Pentagon Sees Move in Somalia as Blueprint
American officials said the recent military operations have been carried by the Pentagon's Joint Special Operations Command, which directs the military's most secretive and elite units, like the Army's Delta Force.
The Pentagon established a desolate outpost in the Horn of Africa nation of Djibouti in 2002 in part to serve as a hub for Special Operations missions to capture or kill senior Qaeda leaders in the region.
Few such "high value" targets have materialized, and the Pentagon has gradually relocated members of the covert Special Operations units to more urgent missions in Iraq and Afghanistan.
But officials in Washington said this week that the joint command had quietly been returning troops and weaponry to the region in recent weeks in anticipation of a mission against members of a Qaeda cell believed to be hiding in Somalia.
Gen. Peter Pace, chairman of the Joint Chiefs of Staff, told members of Congress on Friday that the strike in Somalia was executed under the Pentagon's authority to hunt and kill terrorism suspects around the globe, a power the White House gave it shortly after the Sept. 11 attacks.
It was this authority that Mr. Rumsfeld used to order commanders to develop plans for using American Special Operations troops for missions within countries that had not been declared war zones.
But since the retreat of the Taliban in 2001, when American Special Forces worked with Afghan militias, Mr. Rumsfeld's ambitious agenda for Special Operations troops has been slow to materialize.
The problem has partly been a shortage of valuable intelligence on the whereabouts of top terrorism suspects. Mr. Rumsfeld also dispatched teams of Special Operations forces to work in American embassies to collect intelligence and to develop war plans for future operations.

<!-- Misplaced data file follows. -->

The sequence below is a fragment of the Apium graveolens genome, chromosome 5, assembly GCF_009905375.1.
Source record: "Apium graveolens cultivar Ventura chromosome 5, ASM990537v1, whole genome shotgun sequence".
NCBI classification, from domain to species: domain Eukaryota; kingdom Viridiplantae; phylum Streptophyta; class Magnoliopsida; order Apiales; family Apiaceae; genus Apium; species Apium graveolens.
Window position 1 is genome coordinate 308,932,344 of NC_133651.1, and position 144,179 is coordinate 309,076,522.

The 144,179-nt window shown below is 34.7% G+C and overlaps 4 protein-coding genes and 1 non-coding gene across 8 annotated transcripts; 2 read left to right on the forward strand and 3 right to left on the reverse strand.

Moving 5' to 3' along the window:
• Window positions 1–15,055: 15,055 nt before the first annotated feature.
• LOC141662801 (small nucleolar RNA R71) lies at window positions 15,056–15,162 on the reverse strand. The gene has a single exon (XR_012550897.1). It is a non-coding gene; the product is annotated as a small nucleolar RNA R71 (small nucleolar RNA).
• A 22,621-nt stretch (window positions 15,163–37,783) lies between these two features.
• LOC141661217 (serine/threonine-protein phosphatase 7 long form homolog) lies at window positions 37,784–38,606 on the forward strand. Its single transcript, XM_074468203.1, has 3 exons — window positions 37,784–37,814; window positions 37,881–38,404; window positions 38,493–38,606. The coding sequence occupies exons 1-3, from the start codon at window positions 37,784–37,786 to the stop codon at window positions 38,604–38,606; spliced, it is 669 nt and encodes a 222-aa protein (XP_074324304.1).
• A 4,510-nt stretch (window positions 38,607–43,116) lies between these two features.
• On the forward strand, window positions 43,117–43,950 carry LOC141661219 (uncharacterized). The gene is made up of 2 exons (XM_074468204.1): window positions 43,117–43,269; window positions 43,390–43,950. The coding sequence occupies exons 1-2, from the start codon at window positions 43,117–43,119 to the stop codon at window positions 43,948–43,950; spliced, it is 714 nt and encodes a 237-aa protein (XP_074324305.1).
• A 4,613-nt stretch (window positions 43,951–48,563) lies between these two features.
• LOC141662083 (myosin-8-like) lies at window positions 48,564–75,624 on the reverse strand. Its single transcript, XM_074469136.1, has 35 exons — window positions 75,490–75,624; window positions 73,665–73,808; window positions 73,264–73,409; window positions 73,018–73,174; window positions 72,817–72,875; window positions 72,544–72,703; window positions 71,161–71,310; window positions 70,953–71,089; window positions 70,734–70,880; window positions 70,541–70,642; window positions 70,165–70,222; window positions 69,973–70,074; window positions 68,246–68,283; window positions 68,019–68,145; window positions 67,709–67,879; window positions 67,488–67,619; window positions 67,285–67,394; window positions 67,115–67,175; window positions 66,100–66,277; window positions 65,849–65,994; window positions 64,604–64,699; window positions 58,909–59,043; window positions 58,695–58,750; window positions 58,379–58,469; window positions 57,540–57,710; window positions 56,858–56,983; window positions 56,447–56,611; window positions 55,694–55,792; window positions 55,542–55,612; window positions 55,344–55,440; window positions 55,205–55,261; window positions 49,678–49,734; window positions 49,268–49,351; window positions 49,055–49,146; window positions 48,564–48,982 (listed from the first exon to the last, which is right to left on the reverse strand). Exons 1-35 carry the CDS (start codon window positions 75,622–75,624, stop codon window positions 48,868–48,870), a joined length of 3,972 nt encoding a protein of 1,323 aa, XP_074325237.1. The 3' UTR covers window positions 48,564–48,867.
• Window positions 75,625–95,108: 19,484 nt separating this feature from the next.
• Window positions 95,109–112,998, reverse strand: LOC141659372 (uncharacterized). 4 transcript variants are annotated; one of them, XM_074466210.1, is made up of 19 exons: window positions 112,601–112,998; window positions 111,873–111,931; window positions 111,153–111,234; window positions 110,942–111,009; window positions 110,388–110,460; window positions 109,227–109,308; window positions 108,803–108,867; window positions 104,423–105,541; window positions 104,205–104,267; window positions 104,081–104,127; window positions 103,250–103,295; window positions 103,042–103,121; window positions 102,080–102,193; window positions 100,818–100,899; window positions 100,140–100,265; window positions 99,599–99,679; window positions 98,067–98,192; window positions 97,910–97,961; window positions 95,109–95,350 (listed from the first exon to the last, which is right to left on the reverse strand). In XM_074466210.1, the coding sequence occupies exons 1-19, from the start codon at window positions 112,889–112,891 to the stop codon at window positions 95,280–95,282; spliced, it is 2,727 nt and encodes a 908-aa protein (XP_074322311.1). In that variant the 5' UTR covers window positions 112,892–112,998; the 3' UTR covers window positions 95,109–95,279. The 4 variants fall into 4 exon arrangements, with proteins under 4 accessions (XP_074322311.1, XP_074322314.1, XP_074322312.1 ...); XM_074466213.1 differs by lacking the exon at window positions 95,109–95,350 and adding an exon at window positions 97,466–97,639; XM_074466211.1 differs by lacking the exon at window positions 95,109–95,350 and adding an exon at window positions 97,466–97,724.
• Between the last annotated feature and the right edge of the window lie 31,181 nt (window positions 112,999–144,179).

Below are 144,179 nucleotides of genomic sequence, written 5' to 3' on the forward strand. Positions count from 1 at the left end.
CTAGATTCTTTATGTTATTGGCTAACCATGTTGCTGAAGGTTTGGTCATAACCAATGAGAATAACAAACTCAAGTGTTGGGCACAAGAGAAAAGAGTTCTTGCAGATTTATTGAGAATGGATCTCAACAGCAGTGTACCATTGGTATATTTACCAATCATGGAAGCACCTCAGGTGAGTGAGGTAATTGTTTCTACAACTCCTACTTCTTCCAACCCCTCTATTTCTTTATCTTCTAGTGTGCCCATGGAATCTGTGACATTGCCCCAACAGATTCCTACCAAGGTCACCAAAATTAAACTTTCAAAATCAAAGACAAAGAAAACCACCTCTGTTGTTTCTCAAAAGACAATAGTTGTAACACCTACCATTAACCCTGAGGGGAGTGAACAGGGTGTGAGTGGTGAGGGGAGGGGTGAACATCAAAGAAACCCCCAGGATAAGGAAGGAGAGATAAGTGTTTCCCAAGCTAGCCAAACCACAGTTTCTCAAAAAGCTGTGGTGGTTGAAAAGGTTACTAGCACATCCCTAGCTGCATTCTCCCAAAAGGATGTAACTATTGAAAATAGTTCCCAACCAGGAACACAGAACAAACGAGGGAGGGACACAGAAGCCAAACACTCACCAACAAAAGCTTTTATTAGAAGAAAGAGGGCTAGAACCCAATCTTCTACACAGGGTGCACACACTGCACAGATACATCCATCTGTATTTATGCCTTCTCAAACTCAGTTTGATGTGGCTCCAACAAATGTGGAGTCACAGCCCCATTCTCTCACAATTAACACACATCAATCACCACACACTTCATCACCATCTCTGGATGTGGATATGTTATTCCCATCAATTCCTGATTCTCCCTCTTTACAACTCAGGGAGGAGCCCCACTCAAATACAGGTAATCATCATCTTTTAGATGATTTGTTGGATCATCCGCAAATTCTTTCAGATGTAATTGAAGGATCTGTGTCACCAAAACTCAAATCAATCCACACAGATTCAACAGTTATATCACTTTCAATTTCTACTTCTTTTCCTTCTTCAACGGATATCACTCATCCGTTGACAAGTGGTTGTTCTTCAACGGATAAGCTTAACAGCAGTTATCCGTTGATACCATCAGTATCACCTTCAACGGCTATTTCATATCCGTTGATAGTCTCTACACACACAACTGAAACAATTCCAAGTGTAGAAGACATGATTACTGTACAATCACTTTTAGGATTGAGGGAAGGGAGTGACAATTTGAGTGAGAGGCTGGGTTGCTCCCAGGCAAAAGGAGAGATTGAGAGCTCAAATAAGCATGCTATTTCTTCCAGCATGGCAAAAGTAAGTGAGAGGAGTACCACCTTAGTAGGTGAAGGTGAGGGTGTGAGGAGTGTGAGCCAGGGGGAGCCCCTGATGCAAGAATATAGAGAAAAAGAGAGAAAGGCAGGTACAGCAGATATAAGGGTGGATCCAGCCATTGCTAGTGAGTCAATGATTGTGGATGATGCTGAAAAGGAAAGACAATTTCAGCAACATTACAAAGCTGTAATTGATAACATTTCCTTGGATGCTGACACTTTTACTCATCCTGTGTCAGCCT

Pentagon officials said it is still not known whether any senior Qaeda suspects or their allies were killed in the airstrike on Sunday, carried out by an AC-130 gunship. A small team of American Special Operations troops has been to the scene of the airstrike, in a remote stretch near the Kenya border, to collect forensic evidence in the effort to identify the victims.
Some critics of the Pentagon's aggressive use of Special Operations troops, including some Democratic members of Congress, have argued that using American forces outside of declared combat zones gives the Pentagon too much authority in sovereign nations and blurs the lines between soldiers and spies.
The State Department and Pentagon took control of Somalia policy in the summer, after a failed effort by the Central Intelligence Agency to use Somali warlords as proxies to hunt down the Qaeda suspects.
The trail of the terrorism suspects in Somalia, blamed for the 1998 embassy bombings in Kenya and Tanzania, had long gone cold. But American military and intelligence officials said that the Ethiopian offensive against the Islamist forces who ruled Mogadishu and much of Somalia until last month flushed the Qaeda suspects from their hide- outs and gave American intelligence operatives fresh information about their whereabouts.
The Bush administration has all but officially endorsed the Ethiopian offensive, and Washington officials have said that Ethiopia's move into Somalia was a response to "aggression" by the Islamists in Mogadishu.
In the weeks before the military campaign began, State Department and Pentagon officials said that they had some concerns about the impending Ethiopian government's offensive in Somalia.
But as the Ethiopian's march toward war looked more likely, Americans began providing Ethiopian troops with up-to-date intelligence on the military positions of the Islamist fighters in Somalia, Pentagon and counterterrorism officials said.
According to a Pentagon consultant with knowledge about Special Operations, small teams of American advisers crossed the border into Somalia with the advancing Ethiopian army.
"You're not talking lots of guys," the Pentagon consultant said, speaking on condition of anonymity. "You're talking onesies and twosies."